You've probably heard me talk before about David Sax's wildly popular new book, The Revenge of Analog: Real Things and Why They Matter, which explores the modern resurgence in "analog" technologies and what the author believes to be the reasons for it. While I'm hesitant to tell anyone that they should read any book, I'm pretty confident that anyone who's a regular reader of a blog like this one would find Revenge of Analog worth their while.
Sax divides the book into two sections: "The Revenge of Analog Things," and "The Revenge of Analog Ideas." The first talks about the recent resurgence of products previously considered "obsolete": vinyl records, paper, film, and board games. The second takes a broader look at the role of analog in society, specifically with regard to print media, retail space, our work and school lives, and even summer camp. The book confirms what many readers of this blog probably already know: the "purely digital life" can feel pretty empty, even pointless, and making an effort to reemphasize analog can breathe some life back into it.
The reason our increasingly digital world can be so profoundly unsatisfying is because it can't replace what analog offers: a tactile experience that engages with all our senses, not just "ones and zeros" stored on a hard drive and viewed through a screen. How many of you remember forming a strong emotional attachment to your physical music collection (whether vinyl records, CDs, or tapes)? Now how many of you feel the same about your Apple Music or Spotify library, or even all those songs you have scanned into iTunes? The same goes for pens. I have pens that I carried through middle and high school, some of which were given to me by friends and family (including a couple people who are no longer with us). Those things were a part of my life for many years, and I can still use them today and recapture some of those memories, unlike the dozen or so now-obsolete computers that I used during that same period.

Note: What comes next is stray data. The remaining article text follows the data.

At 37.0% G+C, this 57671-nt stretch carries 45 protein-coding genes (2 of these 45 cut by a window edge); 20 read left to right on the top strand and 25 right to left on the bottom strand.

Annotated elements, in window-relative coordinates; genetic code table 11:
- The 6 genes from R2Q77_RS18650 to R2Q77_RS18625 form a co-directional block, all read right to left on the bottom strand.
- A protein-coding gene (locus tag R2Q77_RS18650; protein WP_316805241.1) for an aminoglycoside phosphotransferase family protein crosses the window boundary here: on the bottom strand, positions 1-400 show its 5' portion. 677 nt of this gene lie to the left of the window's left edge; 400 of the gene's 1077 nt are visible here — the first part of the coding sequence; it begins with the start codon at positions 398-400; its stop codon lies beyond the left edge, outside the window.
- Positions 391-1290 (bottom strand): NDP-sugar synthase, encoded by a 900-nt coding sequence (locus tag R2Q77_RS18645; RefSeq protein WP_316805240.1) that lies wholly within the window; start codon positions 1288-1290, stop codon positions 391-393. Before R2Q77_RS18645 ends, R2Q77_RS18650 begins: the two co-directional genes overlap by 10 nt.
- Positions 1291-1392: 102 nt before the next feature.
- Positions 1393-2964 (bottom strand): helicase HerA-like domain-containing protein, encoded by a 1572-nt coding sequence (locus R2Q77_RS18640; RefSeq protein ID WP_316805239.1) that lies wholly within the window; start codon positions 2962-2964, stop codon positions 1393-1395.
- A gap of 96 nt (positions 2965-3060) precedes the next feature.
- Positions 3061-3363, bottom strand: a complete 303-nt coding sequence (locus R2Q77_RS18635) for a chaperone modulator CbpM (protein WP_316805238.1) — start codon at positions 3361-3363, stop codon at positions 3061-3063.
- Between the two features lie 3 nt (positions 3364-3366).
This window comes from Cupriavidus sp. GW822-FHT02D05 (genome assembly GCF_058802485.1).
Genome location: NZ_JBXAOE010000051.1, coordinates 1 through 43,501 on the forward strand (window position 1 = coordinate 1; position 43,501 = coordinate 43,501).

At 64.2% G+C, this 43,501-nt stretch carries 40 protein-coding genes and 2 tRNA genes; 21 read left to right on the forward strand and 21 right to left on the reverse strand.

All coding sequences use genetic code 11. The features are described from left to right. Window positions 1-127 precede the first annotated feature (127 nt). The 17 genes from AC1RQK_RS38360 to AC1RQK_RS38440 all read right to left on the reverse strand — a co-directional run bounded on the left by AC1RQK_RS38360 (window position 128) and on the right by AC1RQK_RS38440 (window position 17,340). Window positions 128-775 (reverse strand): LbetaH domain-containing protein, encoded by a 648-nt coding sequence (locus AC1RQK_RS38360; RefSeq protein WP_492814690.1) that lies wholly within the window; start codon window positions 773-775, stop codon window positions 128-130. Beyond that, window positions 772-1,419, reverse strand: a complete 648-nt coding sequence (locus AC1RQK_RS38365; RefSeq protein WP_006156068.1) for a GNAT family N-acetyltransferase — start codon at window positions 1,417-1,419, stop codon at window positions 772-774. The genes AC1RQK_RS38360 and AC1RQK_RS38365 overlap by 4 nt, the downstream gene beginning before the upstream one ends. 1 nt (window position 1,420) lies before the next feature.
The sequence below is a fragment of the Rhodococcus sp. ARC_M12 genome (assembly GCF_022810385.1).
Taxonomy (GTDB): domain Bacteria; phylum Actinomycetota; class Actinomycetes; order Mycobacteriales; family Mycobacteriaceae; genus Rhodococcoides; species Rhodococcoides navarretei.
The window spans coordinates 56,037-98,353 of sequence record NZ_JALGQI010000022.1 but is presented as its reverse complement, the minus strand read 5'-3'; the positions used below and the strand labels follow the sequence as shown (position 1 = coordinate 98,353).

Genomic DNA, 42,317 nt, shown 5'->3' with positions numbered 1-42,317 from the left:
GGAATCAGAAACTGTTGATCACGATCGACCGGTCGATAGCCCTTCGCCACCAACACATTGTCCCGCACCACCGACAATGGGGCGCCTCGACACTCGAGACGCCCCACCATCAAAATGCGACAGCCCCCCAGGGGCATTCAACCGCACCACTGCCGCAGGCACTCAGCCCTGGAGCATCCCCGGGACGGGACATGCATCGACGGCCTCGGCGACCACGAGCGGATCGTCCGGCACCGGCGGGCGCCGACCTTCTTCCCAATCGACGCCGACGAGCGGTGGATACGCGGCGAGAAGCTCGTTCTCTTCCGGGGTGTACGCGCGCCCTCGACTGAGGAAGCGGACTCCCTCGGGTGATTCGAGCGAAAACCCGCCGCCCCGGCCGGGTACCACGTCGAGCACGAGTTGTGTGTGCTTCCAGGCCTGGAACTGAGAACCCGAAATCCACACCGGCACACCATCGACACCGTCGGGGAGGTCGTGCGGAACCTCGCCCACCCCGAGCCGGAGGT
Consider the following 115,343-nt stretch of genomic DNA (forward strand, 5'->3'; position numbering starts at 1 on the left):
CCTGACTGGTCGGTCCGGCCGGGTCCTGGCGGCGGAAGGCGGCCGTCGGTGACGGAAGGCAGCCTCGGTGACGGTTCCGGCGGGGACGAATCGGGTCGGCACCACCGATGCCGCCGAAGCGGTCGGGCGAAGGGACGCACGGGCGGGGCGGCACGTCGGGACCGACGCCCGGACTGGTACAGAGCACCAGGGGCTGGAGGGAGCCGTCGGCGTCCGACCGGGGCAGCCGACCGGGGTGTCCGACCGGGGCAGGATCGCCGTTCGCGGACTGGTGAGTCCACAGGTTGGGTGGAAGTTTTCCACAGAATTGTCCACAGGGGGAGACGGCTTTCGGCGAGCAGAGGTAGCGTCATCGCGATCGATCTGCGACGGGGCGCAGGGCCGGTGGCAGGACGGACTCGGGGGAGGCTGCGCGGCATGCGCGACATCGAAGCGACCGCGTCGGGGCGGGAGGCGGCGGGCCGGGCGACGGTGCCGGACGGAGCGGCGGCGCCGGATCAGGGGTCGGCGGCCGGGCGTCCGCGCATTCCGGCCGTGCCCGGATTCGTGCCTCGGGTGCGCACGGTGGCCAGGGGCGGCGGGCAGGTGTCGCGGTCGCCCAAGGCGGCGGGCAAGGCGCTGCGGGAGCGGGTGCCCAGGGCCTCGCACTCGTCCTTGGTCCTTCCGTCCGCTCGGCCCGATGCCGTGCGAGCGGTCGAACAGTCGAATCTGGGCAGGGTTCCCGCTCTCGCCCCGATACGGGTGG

If you're still on the fence about the book, or if you've already read it and want to dive a little deeper, I highly recommend listening to Harry Marks' interview with David Sax on his podcast Covered. During the interview, Sax made a point that resonated with me: much of the analog resurgence is about people giving themselves permission to dive back in. For years, many people - myself included - actually felt guilty about continuing to rely heavily on analog products when the world supposedly was becoming all digital (Why are all those records and CD's still taking up so much room? Why are you killing so many trees still writing on paper, in a notebook?) Once "the establishment" began acknowledging the actual benefits of analog, more and more people realized that they weren't alone out there in feeling that, at least for certain things, analog works better than the "newer" digital alternative. In the news, the narrative has now shifted from predominantly analog companies (i.e., Borders and Kodak) shutting down or severely curtailing their operations, to the current reality of thriving independent book and stationery stores. As Sax put it, "[p]eople don't want to invest in a dying idea, even if they love it, but they will readily pour money into something that seems to be growing, especially if it is against the general trend."
I don't think the current analog resurgence is a "fad" or "hipster fetishism," as many (especially in the tech community) would have their prospective customers believe. Its benefits are real. Most of us understand with respect to working and writing with pen, pencil, and paper, but this book encourages you to take it further and go out and buy an instant film camera, or rediscover records by picking up an inexpensive turntable. Personally, I've retired my Apple Watch and have gone completely analog with my wrist-wear. I've also got Fuji Instax pictures tacked to my workspaces at home and in the office.
And at the end of the day, digital vs. analog shouldn't be an "all-or-nothing" proposition. There's room for both. Those of you who subscribe to my Digital Divide newsletter have heard me discuss how embracing digital simply works better for certain things. Somewhat ironically, the internet has actually contributed to keeping analog alive and fueling its growing resurgence, by giving analog enthusiasts a venue in which to form thriving online communities, and retailers of analog goods a new way to connect with consumers, many of whom have no brick-and-mortar options in the town where they live.
Revenge of Analog has sold incredibly well. In fact, it's so popular that it's currently sold out on Amazon (but should be back in stock later this month, so you can pre-order). If you live near a brick and mortar bookseller, whether it's independent or a Barnes & Noble, you may still be able to find it there, and I highly recommend that you pick up a copy.
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